Three elements must be proved to constitute this crime. There must be a false pretense, as a false assertion of an existing fact. This, of course, relates to the fact that there is sufficient funds on deposit to pay the checks drawn on them. Second, there must be the obtaining of property or something of value thereby; and lastly, there must be an intent to defraud. Commonwealth v. Kelinson, 199 Pa. Superior Ct. 135, 184 A.2d 374 (1962).
Appellant received money for the check, so there is no question raised as to the second element. As to the first, it is difficult for us to see any merit in appellant's argument. He had admitted to Mr. Weisz during previous dealings that he was the owner of Troon Corporation. His wife signed the corporation checks to him as payee. He knew they were dishonored for insufficient funds because he was notified by the holder when they were first returned by the bank. It was then that the wife directed the holder to redeposit the checks with the assurance that the checks would be all right when redeposited, admitting that appellant "had been expecting some money and he hadn't received it." The record is sufficient to support Judge Reed's finding that there were insufficient funds in the bank when appellant delivered the checks to Mr. Weisz, without calling as a witness a representative of an out-of-state bank to prove it.
However, we are of the further opinion that the notice given by registered mail was also sufficient to establish both notice of insufficient funds in the drawee bank and appellant's intention to defraud. Section 854 provides:
"In any prosecution under this section, the making, drawing, uttering or delivering of a check, draft, or order,
[ 211 Pa. Super. Page 165]
payment of which is refused by the drawee because of lack of funds or credit, shall be prima facie evidence of intent to defraud and of knowledge of insufficient funds in, or credit with, such bank, banking institution, trust company, or other depository, unless such maker or drawer shall have paid the drawee thereof the amount due thereon, together with interest and protest fees, within ten days after receiving notice that such check, draft, or order has not been paid to the drawee."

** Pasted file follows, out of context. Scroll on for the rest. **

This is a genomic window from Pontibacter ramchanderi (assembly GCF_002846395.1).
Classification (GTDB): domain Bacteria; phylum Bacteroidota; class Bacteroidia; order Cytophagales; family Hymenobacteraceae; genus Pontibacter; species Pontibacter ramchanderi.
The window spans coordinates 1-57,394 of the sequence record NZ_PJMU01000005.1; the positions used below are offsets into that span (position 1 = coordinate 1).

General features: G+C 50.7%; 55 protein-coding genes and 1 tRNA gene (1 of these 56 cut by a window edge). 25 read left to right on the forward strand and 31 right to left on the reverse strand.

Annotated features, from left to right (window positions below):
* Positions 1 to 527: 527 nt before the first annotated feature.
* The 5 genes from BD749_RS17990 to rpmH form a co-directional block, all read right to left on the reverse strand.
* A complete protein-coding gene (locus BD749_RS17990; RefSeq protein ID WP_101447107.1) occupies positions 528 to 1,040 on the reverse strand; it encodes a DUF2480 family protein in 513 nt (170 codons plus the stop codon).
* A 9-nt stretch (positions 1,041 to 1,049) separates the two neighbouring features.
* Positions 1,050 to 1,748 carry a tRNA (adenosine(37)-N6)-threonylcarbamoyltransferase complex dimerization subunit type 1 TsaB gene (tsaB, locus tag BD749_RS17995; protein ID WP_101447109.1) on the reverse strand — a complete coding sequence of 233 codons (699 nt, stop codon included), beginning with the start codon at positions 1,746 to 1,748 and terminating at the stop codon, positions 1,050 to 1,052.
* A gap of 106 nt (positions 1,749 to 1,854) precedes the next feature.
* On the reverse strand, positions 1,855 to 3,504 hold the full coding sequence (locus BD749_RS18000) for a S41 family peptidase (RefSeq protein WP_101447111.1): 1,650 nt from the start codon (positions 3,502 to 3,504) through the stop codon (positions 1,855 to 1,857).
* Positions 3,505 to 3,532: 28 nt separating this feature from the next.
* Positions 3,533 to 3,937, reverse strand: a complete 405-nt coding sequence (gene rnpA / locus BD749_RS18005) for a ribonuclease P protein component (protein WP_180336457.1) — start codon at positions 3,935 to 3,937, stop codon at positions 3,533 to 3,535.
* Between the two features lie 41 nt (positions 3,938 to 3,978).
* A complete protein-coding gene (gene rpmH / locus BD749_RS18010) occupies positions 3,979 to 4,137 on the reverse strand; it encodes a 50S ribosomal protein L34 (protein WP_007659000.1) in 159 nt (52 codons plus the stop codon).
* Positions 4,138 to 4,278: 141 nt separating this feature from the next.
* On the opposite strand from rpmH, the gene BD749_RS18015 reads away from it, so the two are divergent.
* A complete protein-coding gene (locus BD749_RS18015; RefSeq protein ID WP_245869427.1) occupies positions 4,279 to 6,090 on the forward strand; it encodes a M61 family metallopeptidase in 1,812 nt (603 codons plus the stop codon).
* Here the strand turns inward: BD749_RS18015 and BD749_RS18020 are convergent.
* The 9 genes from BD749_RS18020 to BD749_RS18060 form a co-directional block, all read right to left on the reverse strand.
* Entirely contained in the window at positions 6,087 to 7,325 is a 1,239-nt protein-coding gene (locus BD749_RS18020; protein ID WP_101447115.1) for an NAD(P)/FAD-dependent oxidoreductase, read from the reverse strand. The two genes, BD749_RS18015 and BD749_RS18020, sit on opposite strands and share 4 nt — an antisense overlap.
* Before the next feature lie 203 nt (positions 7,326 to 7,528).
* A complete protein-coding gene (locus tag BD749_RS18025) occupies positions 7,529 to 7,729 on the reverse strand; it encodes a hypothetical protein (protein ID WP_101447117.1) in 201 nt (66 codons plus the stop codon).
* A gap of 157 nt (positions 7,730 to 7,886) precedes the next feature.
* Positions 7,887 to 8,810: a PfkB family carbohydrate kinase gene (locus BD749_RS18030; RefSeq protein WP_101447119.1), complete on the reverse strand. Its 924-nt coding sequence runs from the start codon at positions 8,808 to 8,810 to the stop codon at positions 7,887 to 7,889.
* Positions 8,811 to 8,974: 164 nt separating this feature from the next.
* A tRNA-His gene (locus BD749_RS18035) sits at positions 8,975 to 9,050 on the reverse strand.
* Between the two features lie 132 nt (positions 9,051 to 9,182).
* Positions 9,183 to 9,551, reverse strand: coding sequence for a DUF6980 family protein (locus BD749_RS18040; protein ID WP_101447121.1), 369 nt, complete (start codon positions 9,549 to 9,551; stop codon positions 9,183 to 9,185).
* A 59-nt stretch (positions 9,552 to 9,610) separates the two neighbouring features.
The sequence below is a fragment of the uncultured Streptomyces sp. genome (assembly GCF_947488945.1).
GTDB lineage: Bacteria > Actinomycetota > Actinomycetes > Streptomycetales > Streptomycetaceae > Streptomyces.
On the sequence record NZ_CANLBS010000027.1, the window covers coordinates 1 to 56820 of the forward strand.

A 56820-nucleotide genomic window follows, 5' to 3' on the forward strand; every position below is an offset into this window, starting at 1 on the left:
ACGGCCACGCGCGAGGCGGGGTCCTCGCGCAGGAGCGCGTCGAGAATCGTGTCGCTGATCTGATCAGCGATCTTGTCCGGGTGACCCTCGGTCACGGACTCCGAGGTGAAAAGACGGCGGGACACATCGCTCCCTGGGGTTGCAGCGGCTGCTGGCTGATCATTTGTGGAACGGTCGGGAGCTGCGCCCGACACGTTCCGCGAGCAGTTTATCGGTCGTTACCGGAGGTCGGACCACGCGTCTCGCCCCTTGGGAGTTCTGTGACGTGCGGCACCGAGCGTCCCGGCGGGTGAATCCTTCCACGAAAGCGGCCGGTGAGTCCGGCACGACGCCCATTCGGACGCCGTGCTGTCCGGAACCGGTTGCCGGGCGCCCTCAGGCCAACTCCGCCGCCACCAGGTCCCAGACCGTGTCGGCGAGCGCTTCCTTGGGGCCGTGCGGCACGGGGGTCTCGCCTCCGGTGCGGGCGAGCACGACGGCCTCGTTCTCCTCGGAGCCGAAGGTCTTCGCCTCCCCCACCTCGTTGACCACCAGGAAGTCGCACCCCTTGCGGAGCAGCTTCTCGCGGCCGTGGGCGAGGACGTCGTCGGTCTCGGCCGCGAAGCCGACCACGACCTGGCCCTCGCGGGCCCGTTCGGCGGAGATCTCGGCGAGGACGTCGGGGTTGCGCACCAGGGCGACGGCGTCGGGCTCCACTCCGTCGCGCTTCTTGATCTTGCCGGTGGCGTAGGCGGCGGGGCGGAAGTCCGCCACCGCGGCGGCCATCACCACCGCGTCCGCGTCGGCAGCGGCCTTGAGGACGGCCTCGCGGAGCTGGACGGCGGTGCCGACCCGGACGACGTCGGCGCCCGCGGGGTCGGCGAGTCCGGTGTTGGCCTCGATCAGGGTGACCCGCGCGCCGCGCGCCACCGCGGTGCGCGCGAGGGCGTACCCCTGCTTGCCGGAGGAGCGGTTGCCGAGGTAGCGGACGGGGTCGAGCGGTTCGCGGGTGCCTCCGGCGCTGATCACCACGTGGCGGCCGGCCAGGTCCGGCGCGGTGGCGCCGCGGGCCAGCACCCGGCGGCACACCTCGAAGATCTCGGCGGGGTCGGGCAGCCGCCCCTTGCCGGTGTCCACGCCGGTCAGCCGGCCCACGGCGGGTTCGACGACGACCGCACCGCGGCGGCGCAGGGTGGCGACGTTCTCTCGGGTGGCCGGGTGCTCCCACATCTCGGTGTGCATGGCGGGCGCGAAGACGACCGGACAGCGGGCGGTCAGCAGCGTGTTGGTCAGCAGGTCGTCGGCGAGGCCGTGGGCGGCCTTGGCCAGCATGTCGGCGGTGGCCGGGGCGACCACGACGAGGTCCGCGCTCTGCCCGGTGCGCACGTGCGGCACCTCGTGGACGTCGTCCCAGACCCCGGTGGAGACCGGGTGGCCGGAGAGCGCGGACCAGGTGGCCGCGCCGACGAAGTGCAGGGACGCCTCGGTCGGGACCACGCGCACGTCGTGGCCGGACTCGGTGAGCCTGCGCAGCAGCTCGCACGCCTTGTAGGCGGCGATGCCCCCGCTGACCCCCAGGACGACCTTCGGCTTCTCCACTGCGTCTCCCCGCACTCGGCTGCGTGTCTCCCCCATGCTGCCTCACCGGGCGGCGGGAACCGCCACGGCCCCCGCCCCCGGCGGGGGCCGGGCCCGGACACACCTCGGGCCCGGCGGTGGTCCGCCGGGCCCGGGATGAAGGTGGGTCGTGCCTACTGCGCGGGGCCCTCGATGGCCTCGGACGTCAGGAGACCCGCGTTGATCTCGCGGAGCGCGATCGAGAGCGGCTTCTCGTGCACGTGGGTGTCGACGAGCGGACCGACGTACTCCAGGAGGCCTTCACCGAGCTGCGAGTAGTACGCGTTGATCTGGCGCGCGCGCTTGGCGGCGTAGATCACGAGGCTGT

We find the appellant within this provision for the reason that he was not only payee and endorser but was a party to the making of these instruments. As the owner of the corporation he had his wife, as an officer, sign the checks to him for corporate purposes. This made him a party to the making, drawing, uttering and delivery of the instruments. In Commonwealth v. VanBuskirk, 155 Pa. Superior Ct. 613, 39 A.2d 311 (1944), this Court recognized the principle applicable in a criminal prosecution (page 631) that, "The corporate entity will be disregarded when it is necessary to protect the rights of innocent parties, but not when such action would favor chicanery and fraud, and prejudice innocent parties." We here have no hesitancy in disregarding the corporate entity in the present case to protect an innocent party and to prevent chicanery and fraud. See Barium Steel Corporation v. Wiley, 379 Pa. 38, 108 A.2d 336 (1954).
The purpose of this statute is to prevent fraud. If we were to accept the limited view urged by appellant there would be no end to the frauds that might be perpetrated by the manipulation of corporate affairs.